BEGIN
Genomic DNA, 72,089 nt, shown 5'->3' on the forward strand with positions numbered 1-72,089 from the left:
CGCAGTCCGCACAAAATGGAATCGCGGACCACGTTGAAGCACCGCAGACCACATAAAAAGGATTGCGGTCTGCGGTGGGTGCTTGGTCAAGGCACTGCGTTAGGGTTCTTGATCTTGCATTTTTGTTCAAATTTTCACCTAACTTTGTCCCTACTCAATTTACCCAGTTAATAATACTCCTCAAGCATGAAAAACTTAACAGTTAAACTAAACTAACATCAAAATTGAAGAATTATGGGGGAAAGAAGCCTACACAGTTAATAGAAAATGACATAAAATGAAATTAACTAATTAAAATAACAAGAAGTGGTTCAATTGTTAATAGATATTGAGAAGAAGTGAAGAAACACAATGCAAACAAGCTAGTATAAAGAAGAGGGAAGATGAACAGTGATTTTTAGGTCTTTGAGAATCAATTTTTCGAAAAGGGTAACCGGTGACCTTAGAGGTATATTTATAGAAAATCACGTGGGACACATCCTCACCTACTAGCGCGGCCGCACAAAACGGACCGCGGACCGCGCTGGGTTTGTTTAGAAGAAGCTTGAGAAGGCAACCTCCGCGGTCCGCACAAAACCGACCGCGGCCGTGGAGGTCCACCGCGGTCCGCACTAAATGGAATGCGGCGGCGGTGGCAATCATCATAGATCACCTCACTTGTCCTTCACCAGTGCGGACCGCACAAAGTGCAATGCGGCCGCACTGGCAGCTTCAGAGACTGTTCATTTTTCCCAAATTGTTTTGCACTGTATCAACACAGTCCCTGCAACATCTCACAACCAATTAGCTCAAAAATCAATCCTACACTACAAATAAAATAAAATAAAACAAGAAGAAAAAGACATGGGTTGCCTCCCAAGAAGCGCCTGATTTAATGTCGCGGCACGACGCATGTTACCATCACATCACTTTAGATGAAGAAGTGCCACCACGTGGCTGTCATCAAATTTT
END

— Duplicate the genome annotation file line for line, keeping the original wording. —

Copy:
Genomic DNA, 72,089 nt, shown 5'->3' on the forward strand with positions numbered 1-72,089 from the left:
CGCAGTCCGCACAAAATGGAATCGCGGACCACGTTGAAGCACCGCAGACCACATAAAAAGGATTGCGGTCTGCGGTGGGTGCTTGGTCAAGGCACTGCGTTAGGGTTCTTGATCTTGCATTTTTGTTCAAATTTTCACCTAACTTTGTCCCTACTCAATTTACCCAGTTAATAATACTCCTCAAGCATGAAAAACTTAACAGTTAAACTAAACTAACATCAAAATTGAAGAATTATGGGGGAAAGAAGCCTACACAGTTAATAGAAAATGACATAAAATGAAATTAACTAATTAAAATAACAAGAAGTGGTTCAATTGTTAATAGATATTGAGAAGAAGTGAAGAAACACAATGCAAACAAGCTAGTATAAAGAAGAGGGAAGATGAACAGTGATTTTTAGGTCTTTGAGAATCAATTTTTCGAAAAGGGTAACCGGTGACCTTAGAGGTATATTTATAGAAAATCACGTGGGACACATCCTCACCTACTAGCGCGGCCGCACAAAACGGACCGCGGACCGCGCTGGGTTTGTTTAGAAGAAGCTTGAGAAGGCAACCTCCGCGGTCCGCACAAAACCGACCGCGGCCGTGGAGGTCCACCGCGGTCCGCACTAAATGGAATGCGGCGGCGGTGGCAATCATCATAGATCACCTCACTTGTCCTTCACCAGTGCGGACCGCACAAAGTGCAATGCGGCCGCACTGGCAGCTTCAGAGACTGTTCATTTTTCCCAAATTGTTTTGCACTGTATCAACACAGTCCCTGCAACATCTCACAACCAATTAGCTCAAAAATCAATCCTACACTACAAATAAAATAAAATAAAACAAGAAGAAAAAGACATGGGTTGCCTCCCAAGAAGCGCCTGATTTAATGTCGCGGCACGACGCATGTTACCATCACATCACTTTAGATGAAGAAGTGCCACCACGTGGCTGTCATCAAATTTT